James is an independent filmmaker out of Austin, Texas. Originally, James got his start in St. Louis, MO, working as a video editor for a church and roadie for a local classic-rock band. Over time, he found his true niche in photography and video production. He’s spent the past seven years working in production on both documentary and commercial projects. Pursuing a Bachelors of Communications degree from Concordia University in Austin, Texas, he anticipates graduating in December of 2012. While working on another project in Bastrop, he saw the need for stories to be told. It was not until he stepped foot in the middle of the devastation until he started to understand the true scale of what happened. In every direction, there are only burnt trees, thick ash on the ground, and piles of debris where homes once stood. The thought that this destruction went for miles was almost incomprehensible. Over 1,600 families lost their homes while the fires raged. It was only after experiencing this that James decided that the stories of the victims needed to be told. There are many sides to the story from victims to the firefighters, and this documentary will help bring greater understanding and awareness to what the residents of Bastrop experience every day as they continue to rebuild.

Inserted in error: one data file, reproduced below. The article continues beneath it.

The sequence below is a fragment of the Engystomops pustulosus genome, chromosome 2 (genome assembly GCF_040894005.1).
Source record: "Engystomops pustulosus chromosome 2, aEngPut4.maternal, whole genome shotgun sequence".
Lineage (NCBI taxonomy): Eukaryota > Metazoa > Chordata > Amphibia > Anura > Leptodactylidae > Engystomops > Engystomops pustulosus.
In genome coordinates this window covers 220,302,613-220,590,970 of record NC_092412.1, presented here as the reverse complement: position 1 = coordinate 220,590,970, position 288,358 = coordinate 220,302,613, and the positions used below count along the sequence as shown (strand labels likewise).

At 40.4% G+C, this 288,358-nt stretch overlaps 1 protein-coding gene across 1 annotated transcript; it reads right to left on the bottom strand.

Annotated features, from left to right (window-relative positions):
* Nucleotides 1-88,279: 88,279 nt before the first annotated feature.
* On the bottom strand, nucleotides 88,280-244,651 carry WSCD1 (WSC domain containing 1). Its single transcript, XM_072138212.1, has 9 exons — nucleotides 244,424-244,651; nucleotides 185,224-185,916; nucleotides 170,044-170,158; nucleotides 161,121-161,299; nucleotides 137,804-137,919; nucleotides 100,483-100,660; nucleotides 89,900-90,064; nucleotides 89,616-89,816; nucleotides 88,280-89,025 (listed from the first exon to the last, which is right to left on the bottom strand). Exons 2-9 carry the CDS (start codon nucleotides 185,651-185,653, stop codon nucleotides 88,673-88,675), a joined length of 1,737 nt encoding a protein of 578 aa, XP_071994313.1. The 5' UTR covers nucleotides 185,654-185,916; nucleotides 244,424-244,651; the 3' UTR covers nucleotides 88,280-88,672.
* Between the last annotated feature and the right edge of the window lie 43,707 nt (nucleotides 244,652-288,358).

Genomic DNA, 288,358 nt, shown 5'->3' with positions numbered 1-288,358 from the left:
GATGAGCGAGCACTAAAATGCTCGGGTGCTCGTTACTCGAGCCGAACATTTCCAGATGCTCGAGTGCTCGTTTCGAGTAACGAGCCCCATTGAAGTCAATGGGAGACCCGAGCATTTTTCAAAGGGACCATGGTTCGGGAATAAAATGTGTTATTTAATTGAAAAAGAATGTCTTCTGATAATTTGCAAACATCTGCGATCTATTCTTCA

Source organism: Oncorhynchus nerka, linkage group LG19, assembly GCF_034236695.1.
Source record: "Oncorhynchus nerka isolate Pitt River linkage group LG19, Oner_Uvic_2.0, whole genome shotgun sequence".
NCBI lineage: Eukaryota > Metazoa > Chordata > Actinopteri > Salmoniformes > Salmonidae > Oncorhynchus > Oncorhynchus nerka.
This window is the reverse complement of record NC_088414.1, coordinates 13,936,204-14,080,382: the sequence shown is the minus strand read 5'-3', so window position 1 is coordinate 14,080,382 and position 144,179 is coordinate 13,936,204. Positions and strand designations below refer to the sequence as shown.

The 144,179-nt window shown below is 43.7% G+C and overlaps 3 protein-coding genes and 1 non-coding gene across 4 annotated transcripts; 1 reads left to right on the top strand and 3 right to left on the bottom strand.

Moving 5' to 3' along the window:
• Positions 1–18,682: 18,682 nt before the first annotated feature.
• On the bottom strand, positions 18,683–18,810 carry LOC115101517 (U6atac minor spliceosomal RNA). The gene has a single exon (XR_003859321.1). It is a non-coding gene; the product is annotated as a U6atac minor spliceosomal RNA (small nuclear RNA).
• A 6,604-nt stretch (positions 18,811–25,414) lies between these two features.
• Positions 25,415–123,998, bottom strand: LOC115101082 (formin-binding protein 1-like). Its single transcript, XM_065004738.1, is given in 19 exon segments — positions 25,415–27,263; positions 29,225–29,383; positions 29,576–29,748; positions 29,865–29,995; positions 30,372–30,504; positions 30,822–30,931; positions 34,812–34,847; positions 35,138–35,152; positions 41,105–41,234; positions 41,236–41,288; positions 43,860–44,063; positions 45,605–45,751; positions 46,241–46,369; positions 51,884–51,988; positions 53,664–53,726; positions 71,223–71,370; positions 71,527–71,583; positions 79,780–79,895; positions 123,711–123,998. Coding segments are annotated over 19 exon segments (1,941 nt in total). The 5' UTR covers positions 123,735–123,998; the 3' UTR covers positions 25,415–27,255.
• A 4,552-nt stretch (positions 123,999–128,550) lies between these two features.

David is an independent filmmaker and artist living in Austin, Texas. Discovering his love of film at a young age, he began to create dozens of short movies with his younger brother. Over time he began to develop a keen eye for photography and art as well. In recent years David has honed a unique style in which he taps into the very essence of the human experience and blends it with film and art in order to truly connect with his audience. He is pursuing his Bachelors of Behavioral Science from Concordia University Texas and expects to graduate in the Spring of 2014. When approached to bring his insight, experience, and creativity to the project, he was enthralled at the opportunity. David is excited for “Bastrop: Rising from the Ashes” to not only tell the stories of the heroes and the victims, but to paint a portrait of the pain, beauty, and triumph of human life.